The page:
When St. John's welcomes Division III Concordia University of Chicago for an exhibition on Tuesday, the game will be about more than preparations for an upcoming season.
Everyone knows Steve Lavin's uplifting story. Shortly after leading St. John's to its first NCAA Tournament appearance in nine years, all wearing white Nike Air Force Ones for cancer awareness, Lavin revealed that he in fact was battling the disease.
Despite missing almost the entirety of his second year with the Red Storm, Lavin is back - strong, healthy, and energetic as ever - to lead the Johnnies on their journey through the Big East in 2012-13. He has beaten an opponent more imposing than any team in the nation.
But not everyone knows the story of Tyler Jones, the head coach of the little-known Concordia Cougars. His path from the depths of sickness and back parallels Lavin's, and they are in no way independent from one another.
Upon watching the television report of Lavin's diagnosis last September, Jones decided to visit his urologist. His family has a history with prostate cancer, after all. Why not be safe, rather than sorry?
Eight months after hearing about Lavin, Jones too was diagnosed with prostate cancer. He spoke with Concordia's Sports Information Director Jim Egan for an article and video about how the connection with Coach Lavin was forged; quotes below are from those sources.
"Hearing the announcement on ESPN about Coach Lavin being diagnosed with cancer was the impetus for me to go and get myself checked out," Jones said. "I was thinking that 'I don't want that to be me,' but when I was diagnosed a month later, knowing that Coach Lavin had gone through this helped me to prepare to fight this."
Jones' proton radiation therapist and the office's marketing department was enamored by his story, that he was a college basketball coach seeking to defeat the disease. They contacted ESPN, and soon after, Jones appeared on the network's highly acclaimed program "Outside the Lines."
It was then that Steve Lavin found out about Tyler Jones and the similarities of their respective health battles. It wasn't long until Lavin joined Jones on the ESPN program, which happened to be Jones' fourth appearance.
One week after their December 6th appearance together, Jones and Lavin's story had one more chapter yet to be written. Jones answered his phone.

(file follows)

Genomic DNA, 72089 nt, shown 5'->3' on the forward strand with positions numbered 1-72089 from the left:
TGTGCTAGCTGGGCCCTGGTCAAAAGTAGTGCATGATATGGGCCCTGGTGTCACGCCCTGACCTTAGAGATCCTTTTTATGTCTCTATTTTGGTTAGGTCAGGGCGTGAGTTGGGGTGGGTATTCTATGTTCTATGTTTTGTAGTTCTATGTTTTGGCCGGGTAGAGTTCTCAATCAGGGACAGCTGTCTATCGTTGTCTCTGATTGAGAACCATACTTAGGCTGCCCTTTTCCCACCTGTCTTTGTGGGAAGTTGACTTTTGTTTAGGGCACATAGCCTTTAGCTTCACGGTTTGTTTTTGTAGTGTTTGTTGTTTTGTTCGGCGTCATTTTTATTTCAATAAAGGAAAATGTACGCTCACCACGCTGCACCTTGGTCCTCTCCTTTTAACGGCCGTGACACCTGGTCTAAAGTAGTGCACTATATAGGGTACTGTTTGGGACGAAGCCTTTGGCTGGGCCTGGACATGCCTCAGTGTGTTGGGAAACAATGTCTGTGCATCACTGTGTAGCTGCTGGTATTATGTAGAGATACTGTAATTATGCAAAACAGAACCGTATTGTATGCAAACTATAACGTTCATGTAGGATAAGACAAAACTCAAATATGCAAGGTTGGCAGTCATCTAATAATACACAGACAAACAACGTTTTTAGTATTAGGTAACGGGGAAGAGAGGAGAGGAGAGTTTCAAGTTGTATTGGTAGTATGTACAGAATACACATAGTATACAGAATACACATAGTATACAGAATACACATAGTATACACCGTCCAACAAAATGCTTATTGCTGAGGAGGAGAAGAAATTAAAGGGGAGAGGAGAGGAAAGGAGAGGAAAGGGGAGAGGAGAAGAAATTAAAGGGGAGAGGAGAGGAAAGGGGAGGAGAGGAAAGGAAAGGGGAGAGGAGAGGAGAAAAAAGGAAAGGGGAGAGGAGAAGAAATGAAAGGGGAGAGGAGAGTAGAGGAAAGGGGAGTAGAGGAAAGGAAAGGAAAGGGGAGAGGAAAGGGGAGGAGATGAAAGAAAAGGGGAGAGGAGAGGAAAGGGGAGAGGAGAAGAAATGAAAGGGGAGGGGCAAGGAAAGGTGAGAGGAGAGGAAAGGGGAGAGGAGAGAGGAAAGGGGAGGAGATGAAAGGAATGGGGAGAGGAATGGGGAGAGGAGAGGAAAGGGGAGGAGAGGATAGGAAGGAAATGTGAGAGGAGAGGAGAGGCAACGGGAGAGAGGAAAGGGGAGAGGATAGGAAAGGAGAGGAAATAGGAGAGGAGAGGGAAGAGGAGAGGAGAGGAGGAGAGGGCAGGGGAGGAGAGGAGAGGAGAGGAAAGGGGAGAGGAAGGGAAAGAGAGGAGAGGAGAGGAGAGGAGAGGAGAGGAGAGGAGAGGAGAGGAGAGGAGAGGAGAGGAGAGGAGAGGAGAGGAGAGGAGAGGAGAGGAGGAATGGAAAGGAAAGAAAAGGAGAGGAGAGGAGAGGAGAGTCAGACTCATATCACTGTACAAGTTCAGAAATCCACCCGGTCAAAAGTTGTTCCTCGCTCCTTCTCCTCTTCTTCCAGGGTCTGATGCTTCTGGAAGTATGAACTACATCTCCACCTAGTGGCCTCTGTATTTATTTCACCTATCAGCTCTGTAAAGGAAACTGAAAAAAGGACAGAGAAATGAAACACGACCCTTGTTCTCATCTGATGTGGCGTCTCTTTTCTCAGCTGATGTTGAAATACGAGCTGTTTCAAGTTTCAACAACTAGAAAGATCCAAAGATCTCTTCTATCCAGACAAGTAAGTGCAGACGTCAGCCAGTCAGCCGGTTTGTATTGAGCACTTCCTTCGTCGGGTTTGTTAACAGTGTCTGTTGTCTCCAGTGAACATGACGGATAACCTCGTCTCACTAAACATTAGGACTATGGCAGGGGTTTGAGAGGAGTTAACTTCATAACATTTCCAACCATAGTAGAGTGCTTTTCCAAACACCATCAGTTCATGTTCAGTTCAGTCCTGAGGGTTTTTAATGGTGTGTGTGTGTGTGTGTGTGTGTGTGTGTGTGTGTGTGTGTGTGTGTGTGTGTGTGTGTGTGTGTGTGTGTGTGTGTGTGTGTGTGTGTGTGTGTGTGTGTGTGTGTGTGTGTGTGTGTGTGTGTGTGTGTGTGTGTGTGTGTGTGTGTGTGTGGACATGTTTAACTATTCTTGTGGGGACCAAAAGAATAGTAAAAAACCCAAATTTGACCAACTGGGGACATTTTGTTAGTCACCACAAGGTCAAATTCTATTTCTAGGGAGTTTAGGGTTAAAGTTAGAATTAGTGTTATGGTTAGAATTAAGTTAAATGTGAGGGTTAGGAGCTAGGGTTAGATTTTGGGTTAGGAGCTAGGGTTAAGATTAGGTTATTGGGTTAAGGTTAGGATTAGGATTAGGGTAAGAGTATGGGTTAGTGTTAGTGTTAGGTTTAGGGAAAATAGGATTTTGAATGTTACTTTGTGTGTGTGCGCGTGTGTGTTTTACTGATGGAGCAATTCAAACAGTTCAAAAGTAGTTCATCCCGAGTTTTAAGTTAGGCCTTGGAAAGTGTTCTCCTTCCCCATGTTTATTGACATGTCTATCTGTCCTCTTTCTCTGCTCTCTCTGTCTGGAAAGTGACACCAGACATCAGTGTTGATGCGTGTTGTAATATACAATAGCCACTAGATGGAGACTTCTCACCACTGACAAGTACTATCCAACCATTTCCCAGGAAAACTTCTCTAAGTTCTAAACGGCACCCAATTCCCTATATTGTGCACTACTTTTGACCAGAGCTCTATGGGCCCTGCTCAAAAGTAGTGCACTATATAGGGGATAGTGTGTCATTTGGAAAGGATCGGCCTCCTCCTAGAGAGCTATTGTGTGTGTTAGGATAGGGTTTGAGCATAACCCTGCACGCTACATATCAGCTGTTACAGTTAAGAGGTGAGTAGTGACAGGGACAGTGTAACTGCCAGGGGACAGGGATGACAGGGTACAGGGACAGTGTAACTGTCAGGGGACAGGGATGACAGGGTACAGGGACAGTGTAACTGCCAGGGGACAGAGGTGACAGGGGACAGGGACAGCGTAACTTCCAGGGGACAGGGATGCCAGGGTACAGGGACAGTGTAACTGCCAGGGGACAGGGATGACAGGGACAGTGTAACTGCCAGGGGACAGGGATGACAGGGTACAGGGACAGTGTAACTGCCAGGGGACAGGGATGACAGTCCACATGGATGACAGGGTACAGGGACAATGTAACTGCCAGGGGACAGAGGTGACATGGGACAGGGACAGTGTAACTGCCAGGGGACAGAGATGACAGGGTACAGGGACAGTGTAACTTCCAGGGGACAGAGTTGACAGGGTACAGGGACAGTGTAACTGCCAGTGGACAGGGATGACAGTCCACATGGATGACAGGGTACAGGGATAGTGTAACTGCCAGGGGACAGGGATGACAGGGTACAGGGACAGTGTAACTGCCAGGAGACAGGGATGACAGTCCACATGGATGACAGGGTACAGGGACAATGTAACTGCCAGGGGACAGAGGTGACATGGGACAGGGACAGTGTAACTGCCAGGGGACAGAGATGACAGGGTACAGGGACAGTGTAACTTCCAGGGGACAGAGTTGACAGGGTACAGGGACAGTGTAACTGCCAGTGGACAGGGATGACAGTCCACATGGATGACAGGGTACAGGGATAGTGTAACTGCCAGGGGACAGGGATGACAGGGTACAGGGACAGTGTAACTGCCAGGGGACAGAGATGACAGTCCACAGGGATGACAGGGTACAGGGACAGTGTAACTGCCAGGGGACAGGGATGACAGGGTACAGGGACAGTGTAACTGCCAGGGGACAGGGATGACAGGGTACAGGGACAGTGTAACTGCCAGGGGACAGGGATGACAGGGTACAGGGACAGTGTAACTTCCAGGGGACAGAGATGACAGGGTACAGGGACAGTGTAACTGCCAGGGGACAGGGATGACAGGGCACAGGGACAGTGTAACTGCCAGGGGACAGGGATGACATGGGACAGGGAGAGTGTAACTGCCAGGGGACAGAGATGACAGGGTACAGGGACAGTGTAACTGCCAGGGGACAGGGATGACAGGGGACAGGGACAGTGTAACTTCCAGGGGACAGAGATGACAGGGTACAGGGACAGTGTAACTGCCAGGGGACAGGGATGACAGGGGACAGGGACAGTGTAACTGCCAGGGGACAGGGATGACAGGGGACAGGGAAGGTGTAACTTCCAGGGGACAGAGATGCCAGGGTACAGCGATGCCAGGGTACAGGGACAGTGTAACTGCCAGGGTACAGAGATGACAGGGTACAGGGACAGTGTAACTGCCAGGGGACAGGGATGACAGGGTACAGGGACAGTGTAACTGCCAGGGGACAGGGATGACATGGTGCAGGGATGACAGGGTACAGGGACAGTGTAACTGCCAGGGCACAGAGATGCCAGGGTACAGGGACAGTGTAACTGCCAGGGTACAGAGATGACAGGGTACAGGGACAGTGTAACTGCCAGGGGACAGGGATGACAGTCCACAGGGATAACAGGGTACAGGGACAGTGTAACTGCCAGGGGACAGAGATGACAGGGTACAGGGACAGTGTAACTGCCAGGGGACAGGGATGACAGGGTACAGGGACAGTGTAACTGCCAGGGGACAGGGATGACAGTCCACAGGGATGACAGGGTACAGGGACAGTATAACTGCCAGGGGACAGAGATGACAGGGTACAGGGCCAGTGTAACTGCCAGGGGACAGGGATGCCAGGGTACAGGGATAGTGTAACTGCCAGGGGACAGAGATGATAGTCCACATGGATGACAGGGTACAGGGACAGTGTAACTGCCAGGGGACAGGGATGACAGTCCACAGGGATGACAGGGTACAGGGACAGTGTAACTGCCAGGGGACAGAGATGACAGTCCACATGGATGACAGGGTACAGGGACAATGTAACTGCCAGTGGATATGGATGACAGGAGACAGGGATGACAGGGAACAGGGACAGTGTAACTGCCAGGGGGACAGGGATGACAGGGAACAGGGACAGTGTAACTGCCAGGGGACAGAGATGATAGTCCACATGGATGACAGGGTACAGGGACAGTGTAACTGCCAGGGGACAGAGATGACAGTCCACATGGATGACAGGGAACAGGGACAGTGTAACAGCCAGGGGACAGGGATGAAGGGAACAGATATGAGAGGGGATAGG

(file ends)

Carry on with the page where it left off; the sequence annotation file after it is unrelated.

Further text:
"I received a call from (St. John's assistant) Derrick Wrobel who raised the possibility of the team coming to New York," Jones recalled.
It was settled. Tuesday's exhibition between St. John's and Concordia was planned because of reasons that couldn't be further from basketball.
"The opportunity for us to play in a Division I setting while also having the chance to promote cancer awareness through a collaborative effort - how could we say no?"
When smaller programs get the chance to play in big arenas against programs they've only watched on TV, even if the game means nothing in the standings, it is something special. St. John's fans might view the exhibition as the final roadblock before the November 13th opener against Detroit, but it could possibly be Concordia's season highlight.
"It's an exciting time for us. There's a bit of a buzz gaining momentum around Concordia University in anticipation of our trip," Jones said. "If you look at the history of the Big East, St. John's was a powerhouse in that conference and was one of the most recognizable programs in the country. We're excited about the game and for the cause."
The game will be just one of multiple efforts to increase cancer awareness at St. John's this season. After the men's and women's programs raised more than $25,000 at the school's second-annual Dribble for the Cure event, Coach Lavin and his staff will continue to sport the white sneakers throughout the year. In fact, fans are even being encouraged to dress like Lavin on Tuesday in honor of the game's significance.
As New York continues to recover from the devastation brought on by Hurricane Sandy, we can be grateful on Tuesday that there will be two healthy coaches on the sidelines.